This blog was contributed by Marco De Paulis and E.M. Ricchini of Noticed, an ecommerce agency leading fearless brands to limitless growth. Taking a specialist approach, Noticed offers high-touch ecommerce builds and migrations, ongoing optimization, and growth marketing strategy and management.
We think website migrations—particularly those of the ecommerce variety and especially when it comes to replatforming—get a bad reputation. Sure, considering issues such as content and SEO can be nerve-racking, but planning for a migration can also provide plenty of opportunities to reassess, re-prioritize, and start fresh.
Whether you’re in the beginning stages of thinking about migrating your ecommerce website or actively searching for an agency partner to make it happen, there are three important questions that you should be asking:
- What do I need?
- What do my customers need?
- What powers my business?
Ideally, such a huge change would be one that plays on your ecommerce business’s strengths and places the strongest tenets of your brand’s ethos at the forefront. After all, if you’ve been in business a while, you’ve probably seen your company evolve—so what about your ecommerce shop, which is, in a lot of ways, the face of your company? Different platforms fit different brands. So before narrowing down your options for replatforming, you should consider what you want and need out of your site, and also what your customers want and need. The problem is, how do you find the answers to these questions? We can serve as a guide, but we’ll leave the soul-searching up to you.
Separate Back And Front End Features
Before you decide which platform you’re going to replatform to or what the scope of the migration will be, the first step is determining all of the pieces that make your site whole. The simplest way to do this is by looking at your website (or your ideal website) as two parts: The back and the front end.
Backend covers components such as inventory, shipping & fulfillment, and content management as well as unseen features like point of sale (POS) and hosting & content delivery network (CDN). Depending on the platform, you may also need to plan on having a team or resource for upgrades, server management, and security patches. (In the case of open source, such as Magento.)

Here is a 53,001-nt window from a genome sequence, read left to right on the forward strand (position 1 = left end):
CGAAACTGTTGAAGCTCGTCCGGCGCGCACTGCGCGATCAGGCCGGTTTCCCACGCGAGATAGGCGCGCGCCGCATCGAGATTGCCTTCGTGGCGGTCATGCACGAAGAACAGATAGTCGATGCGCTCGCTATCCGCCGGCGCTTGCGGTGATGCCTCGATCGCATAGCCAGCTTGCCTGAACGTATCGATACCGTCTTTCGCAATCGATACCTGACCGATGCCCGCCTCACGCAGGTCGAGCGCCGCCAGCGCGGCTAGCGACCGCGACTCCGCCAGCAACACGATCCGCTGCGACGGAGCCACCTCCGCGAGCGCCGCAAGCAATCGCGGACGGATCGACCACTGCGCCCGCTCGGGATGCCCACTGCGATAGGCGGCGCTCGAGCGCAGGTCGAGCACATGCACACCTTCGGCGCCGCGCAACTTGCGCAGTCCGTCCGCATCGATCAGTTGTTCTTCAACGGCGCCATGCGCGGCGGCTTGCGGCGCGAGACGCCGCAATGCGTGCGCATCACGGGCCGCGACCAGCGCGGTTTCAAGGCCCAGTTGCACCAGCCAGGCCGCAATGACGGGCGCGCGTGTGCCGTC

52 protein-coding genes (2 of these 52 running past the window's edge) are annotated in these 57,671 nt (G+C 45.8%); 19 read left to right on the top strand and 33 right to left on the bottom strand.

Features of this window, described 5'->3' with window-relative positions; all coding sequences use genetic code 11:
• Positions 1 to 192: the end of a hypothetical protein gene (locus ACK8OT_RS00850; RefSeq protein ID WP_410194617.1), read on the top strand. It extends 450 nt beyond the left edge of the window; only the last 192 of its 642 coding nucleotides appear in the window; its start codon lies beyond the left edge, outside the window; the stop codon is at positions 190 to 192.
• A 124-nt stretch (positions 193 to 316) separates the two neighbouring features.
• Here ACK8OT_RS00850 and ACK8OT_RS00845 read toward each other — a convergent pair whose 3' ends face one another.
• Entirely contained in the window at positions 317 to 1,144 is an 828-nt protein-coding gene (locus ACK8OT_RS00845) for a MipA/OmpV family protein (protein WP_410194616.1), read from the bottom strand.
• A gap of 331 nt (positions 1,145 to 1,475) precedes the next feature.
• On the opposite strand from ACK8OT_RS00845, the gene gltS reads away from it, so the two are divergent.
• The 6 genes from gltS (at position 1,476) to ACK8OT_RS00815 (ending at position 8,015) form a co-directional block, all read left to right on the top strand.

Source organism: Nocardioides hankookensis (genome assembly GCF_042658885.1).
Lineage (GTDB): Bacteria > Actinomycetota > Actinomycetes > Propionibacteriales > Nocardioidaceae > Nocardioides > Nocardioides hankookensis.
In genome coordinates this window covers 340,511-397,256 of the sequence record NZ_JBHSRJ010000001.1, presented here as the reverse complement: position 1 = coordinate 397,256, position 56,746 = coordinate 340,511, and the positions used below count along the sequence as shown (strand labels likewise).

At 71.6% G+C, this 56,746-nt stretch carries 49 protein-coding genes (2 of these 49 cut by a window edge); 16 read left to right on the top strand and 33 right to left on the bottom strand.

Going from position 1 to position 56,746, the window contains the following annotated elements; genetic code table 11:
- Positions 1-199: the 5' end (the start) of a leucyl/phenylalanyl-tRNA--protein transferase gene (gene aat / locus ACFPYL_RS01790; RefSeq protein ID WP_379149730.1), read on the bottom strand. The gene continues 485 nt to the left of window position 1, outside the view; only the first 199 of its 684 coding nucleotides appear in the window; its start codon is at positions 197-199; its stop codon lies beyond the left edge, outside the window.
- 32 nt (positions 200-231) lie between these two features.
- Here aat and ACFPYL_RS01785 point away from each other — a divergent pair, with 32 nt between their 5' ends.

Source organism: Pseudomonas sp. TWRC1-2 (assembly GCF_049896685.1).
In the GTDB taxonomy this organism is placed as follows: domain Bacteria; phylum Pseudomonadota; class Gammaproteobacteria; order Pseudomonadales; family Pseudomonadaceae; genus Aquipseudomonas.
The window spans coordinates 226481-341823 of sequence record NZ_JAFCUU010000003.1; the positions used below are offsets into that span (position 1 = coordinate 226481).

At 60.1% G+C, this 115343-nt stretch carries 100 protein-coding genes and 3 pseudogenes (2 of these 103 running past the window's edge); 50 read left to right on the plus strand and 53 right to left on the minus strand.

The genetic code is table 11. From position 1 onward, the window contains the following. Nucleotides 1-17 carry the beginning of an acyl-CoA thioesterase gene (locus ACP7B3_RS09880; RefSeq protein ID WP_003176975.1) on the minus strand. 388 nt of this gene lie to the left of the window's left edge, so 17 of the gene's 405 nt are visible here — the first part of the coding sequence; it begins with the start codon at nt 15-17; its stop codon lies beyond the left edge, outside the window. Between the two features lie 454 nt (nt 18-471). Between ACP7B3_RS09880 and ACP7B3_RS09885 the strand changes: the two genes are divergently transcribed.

On the other hand, frontend starts with the feel of the site and how it caters to different tiers of users, (wholesale, VIP) how it supports the size of a catalog and their attribute requirements, how well the site renders on mobile, how customizable is the frontend from a design and content perspective, and what third-party applications (search, personalization, advanced search, etc.) are available to integrate.
It’s important to take stock of how your current site works; from integrations to design. Migrations are a good time to double down on what’s working and to reconsider what’s not. Keep what’s trending in your industry in mind: for example, if a cloud-based multi-channel approach works well for others in your competitive landscape, switching to Shopify or Shopify Plus from a legacy platform may be the move for you. This is a good time to shop around for third-party solutions. Consider pain points from the customer journey perspective, and what happens after a purchase is made.
Make a list of these critical features and align them with the overall customer experience to determine which functionality your ecommerce site will need to provide shoppers with a smooth, seamless experience from first touch point all the way through to delivery and on.
Audit Your Content
Is there any task that seems as unfortunate and tedious than conducting a content audit? While there are definitely a few, we don’t even want to think about them, because audits can be pretty arduous. However, you can’t plan for better content or commit to a new content management system without knowing what you’re up against, which is why a content audit is an integral point of any migration.
Look at the site through as objective a pair of eyes as you can. Whether you need to enlist the help of a friend or a new employee, or you can get into the mindset of a customer, shifting the perspective will help you determine what should stay and what should go. Is there copy that needs to be reworked, or lifestyle images that could tell your brand’s story more effectively? Does your product imagery leave a lot to be desired? If you’re investing the time and resources in a migration, it’s important to make sure that the content on the site will facilitate a positive customer journey, which will go a long way towards ensuring a lift in metrics once you flip that proverbial switch.
While you may be ready for a new website right away, if you can afford to, take your time when looking through your website. As yourself some of these questions as you pore through the pages:
- Is the content complementary to my brand?
- Is the UX complementary to the content?
- What does a particular feature add to the overall experience—or take away from it?
- What does it seem like my ecommerce store is missing?